In Europe and Russia, bats are protected by legislation. In much of Europe, bat houses grace national forests and backyards, testament to an awareness of the benefits of bats, both practically and aesthetically.
In the U.S., only bat species that have been officially declared as threatened or endangered are protected by federal law. In some cases, such as the Indiana and gray bats, the U.S. Fish and Wildlife Service has initiated recovery efforts. Some caves used by these bats in winter have been protected by a combination of federal, state and local agencies and private organizations.
In Colorado, all 18 species of bats are classified by Colorado Parks and Wildlife (CPW) as nongame mammals and are thus protected by law. Only bats creating a nuisance in dwellings can be legally killed. Remember, exclusion is the soundest long-term solution. CPW has funded extensive research on the Brazilian free-tailed bat colony in the San Luis Valley, as well as regional and statewide inventories, supported in part by the Division's Nongame and Endangered Wildlife Income Tax Check off Program and Great Outdoors Colorado (lottery funds).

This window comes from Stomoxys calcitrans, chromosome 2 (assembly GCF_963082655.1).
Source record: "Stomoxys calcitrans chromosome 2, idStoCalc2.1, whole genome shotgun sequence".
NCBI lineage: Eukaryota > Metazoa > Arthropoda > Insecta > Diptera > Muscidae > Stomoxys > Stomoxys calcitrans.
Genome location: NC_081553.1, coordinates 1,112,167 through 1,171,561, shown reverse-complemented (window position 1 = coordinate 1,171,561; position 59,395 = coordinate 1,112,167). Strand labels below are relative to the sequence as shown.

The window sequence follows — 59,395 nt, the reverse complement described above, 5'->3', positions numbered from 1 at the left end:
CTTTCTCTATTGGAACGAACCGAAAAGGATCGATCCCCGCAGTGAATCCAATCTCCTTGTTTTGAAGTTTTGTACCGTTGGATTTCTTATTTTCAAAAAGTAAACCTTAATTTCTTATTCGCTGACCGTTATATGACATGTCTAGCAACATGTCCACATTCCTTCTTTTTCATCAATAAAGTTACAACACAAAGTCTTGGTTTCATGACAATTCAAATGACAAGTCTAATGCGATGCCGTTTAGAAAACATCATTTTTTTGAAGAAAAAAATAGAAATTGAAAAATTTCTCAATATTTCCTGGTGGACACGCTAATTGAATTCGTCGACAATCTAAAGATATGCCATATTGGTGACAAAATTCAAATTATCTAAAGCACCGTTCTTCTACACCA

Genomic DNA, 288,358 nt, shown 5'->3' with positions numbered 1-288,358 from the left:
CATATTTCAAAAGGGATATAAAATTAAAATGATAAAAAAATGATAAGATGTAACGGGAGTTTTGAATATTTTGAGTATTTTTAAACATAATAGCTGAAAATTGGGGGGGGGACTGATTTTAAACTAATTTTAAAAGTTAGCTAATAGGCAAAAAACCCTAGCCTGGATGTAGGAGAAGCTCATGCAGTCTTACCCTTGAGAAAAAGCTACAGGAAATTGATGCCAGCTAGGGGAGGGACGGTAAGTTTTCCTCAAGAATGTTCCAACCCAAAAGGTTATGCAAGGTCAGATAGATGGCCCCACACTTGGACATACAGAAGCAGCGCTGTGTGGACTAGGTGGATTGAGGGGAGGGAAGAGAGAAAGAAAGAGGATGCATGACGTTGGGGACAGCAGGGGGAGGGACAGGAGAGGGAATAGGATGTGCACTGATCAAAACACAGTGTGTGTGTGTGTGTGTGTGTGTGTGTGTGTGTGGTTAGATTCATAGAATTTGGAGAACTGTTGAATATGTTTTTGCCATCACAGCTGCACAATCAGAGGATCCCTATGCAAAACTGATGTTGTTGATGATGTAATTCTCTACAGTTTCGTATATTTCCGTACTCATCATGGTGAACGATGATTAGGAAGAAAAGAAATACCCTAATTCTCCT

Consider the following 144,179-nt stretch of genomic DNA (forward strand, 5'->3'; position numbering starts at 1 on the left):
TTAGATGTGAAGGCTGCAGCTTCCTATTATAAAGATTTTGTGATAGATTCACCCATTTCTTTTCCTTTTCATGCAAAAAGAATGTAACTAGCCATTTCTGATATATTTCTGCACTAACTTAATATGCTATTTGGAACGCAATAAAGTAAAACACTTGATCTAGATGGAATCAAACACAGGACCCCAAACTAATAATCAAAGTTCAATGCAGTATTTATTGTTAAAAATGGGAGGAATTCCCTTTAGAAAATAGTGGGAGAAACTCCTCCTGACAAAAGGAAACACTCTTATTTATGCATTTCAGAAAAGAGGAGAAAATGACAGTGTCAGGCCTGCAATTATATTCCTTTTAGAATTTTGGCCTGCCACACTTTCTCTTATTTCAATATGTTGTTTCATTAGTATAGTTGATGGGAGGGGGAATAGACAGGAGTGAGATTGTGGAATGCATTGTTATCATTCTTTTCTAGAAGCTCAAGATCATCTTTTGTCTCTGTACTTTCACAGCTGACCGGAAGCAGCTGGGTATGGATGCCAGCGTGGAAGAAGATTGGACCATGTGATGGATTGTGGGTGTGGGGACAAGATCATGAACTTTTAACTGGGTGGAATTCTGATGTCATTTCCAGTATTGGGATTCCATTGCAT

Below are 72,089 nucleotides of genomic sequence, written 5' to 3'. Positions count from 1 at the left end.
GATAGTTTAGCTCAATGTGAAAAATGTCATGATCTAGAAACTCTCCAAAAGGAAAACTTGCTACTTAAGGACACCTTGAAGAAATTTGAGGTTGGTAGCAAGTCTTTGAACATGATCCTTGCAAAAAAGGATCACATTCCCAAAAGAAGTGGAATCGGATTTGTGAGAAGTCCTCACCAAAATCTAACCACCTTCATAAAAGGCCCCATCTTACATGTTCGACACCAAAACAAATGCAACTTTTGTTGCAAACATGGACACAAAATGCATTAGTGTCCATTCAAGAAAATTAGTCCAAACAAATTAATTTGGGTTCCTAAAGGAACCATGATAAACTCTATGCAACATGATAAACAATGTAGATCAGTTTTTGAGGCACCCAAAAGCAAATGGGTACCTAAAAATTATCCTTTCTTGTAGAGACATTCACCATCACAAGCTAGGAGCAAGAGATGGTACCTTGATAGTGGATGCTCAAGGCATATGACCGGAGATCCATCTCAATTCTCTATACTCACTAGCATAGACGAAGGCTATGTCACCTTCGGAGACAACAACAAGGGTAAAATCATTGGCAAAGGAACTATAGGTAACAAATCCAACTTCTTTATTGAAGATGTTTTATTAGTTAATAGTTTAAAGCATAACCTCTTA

CPW initiated a bat conservation program in 1991, designed to protect the mines that provide important roosts for bats. This project is a unique partnership among CPW, the Colorado Division of Minerals and Geology and volunteer citizens. Colorado's rich mining history has provided an abundance of abandoned mines. These mines represent a hazard to the general public. Toxic gases, rock-falls, cave-ins, falls and abandoned explosives represent dangerous conditions that can prove fatal. To protect the public, these mines are being closed by the Division of Minerals and Geology. Because some mines also provide roosting habitat for many species of bats, however, Colorado Parks and of Wildlife is evaluating the mines as bat habitat prior to closure.
Volunteers are key players in this effort. CPW sends teams of trained volunteers to mines determined to have potential as bat roosts. Volunteers use bat detectors and visual observations outside the mine entrances at night to document any bat activity associated with the mine. At no time are volunteers permitted to enter the mines. If bats are documented at the mine, CPW biologists return to conduct a capture survey. Bats are caught, identified, sexed and released, having provided enough information to determine what kind of roost occurs at the mine.
Mines found to harbor significant colonies of bats are protected by means of a "bat gate," which allows bats to continue to use a mine, but precludes entrance by people.